You seem to not be quite getting what I’m saying, Brad. I’m all for frameworks providing functionality beyond simply acting as an MVC facilitator (which - really - is all frameworks are, with varying degrees of sugar added to them). And you’re dead right: this is all part of the value-addedness of using one framework over an other. Otherwise there’s only so many approaches one can take to handing MVC stuff, so there’d be no differentiators from one framework to another.

What I’m saying is that the functionality should be there to use, but out of the box the framework should do nothing. Anything it can do should not be being done until such time as the person developing their app with said framework goes “right, I’ll hook that in / switch that on / [whatever is necessary to make it work]”. Otherwise it’s all just bloat. Code should start small and grow bigger to accommodate actual requirements, not start of monolithic and leave a bunch of unnecessary overhead lying around.

The error handling is a good case in point. Standard industry practice with exceptions is to simply let them error until such point in time the person calling the code that errors goes “right; I’ll handle that now”. This is simply the way error-handling is done. Now I could understand if something goes amiss in the inner workings of CB then you might want to mask that by try/catching it, and then bubbling back a CB-specific exception instead of the underlying CF exception: all good. But all it should be doing is bubbling an exception back; not hiding the exception. That’s how exceptions are supposed to be dealt with.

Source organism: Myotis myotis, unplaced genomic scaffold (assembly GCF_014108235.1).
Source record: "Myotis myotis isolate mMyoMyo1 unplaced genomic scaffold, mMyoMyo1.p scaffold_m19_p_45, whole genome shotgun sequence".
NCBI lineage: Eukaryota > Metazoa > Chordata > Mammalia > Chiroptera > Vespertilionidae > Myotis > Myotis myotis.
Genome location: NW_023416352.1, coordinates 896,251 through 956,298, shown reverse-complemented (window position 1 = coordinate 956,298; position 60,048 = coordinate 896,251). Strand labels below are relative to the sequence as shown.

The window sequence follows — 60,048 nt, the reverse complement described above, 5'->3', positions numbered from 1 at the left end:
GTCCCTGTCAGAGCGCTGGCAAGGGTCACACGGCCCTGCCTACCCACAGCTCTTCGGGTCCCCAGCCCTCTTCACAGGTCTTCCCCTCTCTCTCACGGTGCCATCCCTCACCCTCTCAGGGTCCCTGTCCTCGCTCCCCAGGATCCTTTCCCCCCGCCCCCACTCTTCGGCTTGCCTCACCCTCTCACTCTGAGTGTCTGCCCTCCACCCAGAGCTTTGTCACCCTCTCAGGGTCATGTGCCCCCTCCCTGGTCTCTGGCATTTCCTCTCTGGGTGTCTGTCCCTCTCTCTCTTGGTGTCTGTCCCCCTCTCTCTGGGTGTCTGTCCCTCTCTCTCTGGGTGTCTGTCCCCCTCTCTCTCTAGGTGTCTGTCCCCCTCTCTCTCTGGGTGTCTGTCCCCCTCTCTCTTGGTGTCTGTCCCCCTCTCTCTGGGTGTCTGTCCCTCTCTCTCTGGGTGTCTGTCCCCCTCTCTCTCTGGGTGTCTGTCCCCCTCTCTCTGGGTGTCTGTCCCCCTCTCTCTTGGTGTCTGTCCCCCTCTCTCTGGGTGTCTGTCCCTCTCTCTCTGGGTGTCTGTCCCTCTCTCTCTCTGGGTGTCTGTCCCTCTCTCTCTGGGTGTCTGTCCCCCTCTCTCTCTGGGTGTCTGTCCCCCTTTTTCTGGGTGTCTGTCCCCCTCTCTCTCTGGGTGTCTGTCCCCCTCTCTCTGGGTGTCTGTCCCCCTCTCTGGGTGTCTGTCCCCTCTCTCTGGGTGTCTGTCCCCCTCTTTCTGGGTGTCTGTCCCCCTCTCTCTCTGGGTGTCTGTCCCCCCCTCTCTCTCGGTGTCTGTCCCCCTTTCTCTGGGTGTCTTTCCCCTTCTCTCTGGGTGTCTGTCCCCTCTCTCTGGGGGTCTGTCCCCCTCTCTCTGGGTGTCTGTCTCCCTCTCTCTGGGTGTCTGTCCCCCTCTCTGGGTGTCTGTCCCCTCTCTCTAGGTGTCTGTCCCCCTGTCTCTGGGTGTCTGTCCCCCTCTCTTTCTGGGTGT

However if there’s an error in my code (like me specifically doing a ), then you should leave it the hell alone and let it error. It should be up to me what gets done about this, not CB.

That said, I’m all good for CB to provide a mechanism for dealing with it (and, indeed, I expect it to), just like I’m fine with CF providing a mechanism for dealing with it. Or the web server providing a mechanism for dealing with it. But the thing is the mechanisms don’t interpose themselves by default: they just avail themselves should I decide to use them. This is how it should be done. It is the way that everything else does it, which should be a reasonable cue for you. I think it’s a bit “adolescent” of CB to ignore industry standard approaches to stuff and decide to do things its own way.

FWIW, I checked on Fusebox, Model-Glue, CFWheels and FW/1, and - by default - they all bubble back the exception, and return a 500 status code. FW/1 by default also outputs some of its own telemetry, but it also rethrows the original exception (this is a correct low-impact approach to a framework being “helpful” here: add value; don’t take anything away).

As for HTTP status codes, all I can say is you’re quite simply wrong that it’s desirable to - by default - subvert the intent of the HTTP protocol and return a “200 OK” in an error situation. A person’s browser might be configured to return “friendly” error messages. Indeed that might be the browser default (and it’s annoying as a developer, I know), but it is up to neither me as the application developer nor you as just the blimin’ framework provider to decide to override that behaviour. Again, cool if one has the misguided idea that returning an error screen with a “200 OK” status is sensible thing to do, and CB should not get in their way of doing that if they so choose. But it should not be the default behaviour.

End of griping (and, hey, it’s gonna come across more gripy than I mean it to; imagine it more as my side of a conversation at the pub, rather than a “written report of my findings” or something).

Short version:
I tracked the problem down: it’s a bug in CF9 & CF10. I shouldn’t imagine it’s a problem on Railo, but have not tested yet.

Long version:
[Is going on my blog, once I write it up]